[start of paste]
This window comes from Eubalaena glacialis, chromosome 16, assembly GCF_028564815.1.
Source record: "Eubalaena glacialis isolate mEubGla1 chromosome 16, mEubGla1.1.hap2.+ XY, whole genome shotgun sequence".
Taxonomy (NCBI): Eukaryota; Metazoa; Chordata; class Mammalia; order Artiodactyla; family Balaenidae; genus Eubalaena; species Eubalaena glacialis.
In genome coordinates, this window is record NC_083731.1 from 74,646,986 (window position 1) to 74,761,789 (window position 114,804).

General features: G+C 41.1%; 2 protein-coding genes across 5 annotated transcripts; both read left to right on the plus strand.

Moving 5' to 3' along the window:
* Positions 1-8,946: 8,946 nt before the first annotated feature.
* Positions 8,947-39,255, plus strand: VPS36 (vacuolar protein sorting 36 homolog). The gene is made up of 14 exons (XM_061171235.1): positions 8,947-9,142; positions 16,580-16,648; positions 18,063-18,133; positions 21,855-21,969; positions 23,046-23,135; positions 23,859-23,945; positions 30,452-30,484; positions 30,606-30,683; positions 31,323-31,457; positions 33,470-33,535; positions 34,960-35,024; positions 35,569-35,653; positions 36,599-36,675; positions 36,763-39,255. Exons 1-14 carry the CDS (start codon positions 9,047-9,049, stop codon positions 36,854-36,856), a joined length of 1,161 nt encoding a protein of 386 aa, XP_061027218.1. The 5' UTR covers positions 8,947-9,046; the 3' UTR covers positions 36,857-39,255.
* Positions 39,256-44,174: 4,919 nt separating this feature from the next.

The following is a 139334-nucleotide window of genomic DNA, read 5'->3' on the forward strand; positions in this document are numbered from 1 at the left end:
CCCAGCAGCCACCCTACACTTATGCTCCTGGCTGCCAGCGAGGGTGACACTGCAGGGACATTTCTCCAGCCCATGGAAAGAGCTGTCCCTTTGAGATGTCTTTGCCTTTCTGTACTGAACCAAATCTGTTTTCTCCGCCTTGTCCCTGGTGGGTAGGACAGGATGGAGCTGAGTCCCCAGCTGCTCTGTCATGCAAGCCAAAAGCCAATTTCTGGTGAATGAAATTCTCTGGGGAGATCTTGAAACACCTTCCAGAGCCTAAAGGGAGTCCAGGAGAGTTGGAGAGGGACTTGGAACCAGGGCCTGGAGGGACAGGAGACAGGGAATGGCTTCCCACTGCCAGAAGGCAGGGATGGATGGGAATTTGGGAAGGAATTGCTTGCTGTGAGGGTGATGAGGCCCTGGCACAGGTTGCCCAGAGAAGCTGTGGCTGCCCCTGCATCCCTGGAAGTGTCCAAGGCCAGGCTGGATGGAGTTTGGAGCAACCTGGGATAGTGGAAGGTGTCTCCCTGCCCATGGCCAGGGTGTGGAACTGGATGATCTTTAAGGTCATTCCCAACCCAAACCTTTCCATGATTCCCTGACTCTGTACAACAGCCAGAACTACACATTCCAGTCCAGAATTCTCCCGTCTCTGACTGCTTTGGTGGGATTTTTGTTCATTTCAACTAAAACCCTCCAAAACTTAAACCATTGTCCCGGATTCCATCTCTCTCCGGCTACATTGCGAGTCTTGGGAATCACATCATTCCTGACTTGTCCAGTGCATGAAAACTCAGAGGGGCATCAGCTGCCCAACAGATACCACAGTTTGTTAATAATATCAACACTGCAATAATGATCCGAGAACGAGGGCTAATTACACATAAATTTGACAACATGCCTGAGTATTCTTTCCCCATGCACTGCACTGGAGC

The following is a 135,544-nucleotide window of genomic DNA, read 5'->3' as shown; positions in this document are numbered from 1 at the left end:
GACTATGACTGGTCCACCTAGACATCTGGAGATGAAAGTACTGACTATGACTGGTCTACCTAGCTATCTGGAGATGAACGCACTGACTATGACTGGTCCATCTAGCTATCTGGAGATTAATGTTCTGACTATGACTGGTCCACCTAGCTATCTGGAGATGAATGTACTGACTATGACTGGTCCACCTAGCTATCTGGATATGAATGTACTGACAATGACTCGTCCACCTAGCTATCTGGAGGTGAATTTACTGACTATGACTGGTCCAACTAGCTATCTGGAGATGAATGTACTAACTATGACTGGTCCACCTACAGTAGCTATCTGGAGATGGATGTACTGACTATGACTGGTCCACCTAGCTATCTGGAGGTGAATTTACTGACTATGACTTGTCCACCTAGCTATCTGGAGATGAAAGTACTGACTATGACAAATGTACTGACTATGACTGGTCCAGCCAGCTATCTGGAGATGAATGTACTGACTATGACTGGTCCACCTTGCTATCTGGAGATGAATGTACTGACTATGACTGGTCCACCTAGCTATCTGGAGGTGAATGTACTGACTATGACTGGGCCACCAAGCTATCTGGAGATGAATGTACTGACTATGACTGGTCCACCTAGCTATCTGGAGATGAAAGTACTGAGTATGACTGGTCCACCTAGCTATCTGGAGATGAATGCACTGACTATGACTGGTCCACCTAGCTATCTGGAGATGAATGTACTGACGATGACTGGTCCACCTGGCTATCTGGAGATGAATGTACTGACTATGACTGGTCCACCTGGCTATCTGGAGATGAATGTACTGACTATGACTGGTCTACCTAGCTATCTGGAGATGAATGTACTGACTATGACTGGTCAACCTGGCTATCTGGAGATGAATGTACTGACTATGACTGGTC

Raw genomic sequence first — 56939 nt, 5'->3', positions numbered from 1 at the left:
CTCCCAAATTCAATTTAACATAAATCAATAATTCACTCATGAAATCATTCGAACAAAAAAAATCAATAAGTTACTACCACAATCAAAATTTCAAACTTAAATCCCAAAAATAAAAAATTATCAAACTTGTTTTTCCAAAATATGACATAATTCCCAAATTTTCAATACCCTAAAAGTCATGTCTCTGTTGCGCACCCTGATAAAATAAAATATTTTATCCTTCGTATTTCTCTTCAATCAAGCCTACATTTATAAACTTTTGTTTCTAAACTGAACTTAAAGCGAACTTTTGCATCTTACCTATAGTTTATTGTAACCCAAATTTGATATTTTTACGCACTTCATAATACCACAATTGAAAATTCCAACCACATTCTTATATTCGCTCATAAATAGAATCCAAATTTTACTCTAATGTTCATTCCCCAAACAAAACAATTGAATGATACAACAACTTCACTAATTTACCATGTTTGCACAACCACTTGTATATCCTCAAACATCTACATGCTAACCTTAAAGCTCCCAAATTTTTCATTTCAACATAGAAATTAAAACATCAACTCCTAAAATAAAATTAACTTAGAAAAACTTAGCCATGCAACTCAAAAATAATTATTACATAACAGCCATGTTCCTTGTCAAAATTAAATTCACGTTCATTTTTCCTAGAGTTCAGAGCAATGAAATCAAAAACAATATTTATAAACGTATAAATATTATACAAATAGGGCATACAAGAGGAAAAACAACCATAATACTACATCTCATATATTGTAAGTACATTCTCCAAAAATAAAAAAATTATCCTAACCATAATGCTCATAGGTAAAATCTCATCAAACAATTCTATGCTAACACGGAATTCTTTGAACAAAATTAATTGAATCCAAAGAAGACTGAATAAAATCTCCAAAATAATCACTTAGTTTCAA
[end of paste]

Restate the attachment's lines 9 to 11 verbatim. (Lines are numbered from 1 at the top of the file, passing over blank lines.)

* Positions 39,256-44,174: 4,919 nt separating this feature from the next.

The following is a 139334-nucleotide window of genomic DNA, read 5'->3' on the forward strand; positions in this document are numbered from 1 at the left end:
CCCAGCAGCCACCCTACACTTATGCTCCTGGCTGCCAGCGAGGGTGACACTGCAGGGACATTTCTCCAGCCCATGGAAAGAGCTGTCCCTTTGAGATGTCTTTGCCTTTCTGTACTGAACCAAATCTGTTTTCTCCGCCTTGTCCCTGGTGGGTAGGACAGGATGGAGCTGAGTCCCCAGCTGCTCTGTCATGCAAGCCAAAAGCCAATTTCTGGTGAATGAAATTCTCTGGGGAGATCTTGAAACACCTTCCAGAGCCTAAAGGGAGTCCAGGAGAGTTGGAGAGGGACTTGGAACCAGGGCCTGGAGGGACAGGAGACAGGGAATGGCTTCCCACTGCCAGAAGGCAGGGATGGATGGGAATTTGGGAAGGAATTGCTTGCTGTGAGGGTGATGAGGCCCTGGCACAGGTTGCCCAGAGAAGCTGTGGCTGCCCCTGCATCCCTGGAAGTGTCCAAGGCCAGGCTGGATGGAGTTTGGAGCAACCTGGGATAGTGGAAGGTGTCTCCCTGCCCATGGCCAGGGTGTGGAACTGGATGATCTTTAAGGTCATTCCCAACCCAAACCTTTCCATGATTCCCTGACTCTGTACAACAGCCAGAACTACACATTCCAGTCCAGAATTCTCCCGTCTCTGACTGCTTTGGTGGGATTTTTGTTCATTTCAACTAAAACCCTCCAAAACTTAAACCATTGTCCCGGATTCCATCTCTCTCCGGCTACATTGCGAGTCTTGGGAATCACATCATTCCTGACTTGTCCAGTGCATGAAAACTCAGAGGGGCATCAGCTGCCCAACAGATACCACAGTTTGTTAATAATATCAACACTGCAATAATGATCCGAGAACGAGGGCTAATTACACATAAATTTGACAACATGCCTGAGTATTCTTTCCCCATGCACTGCACTGGAGC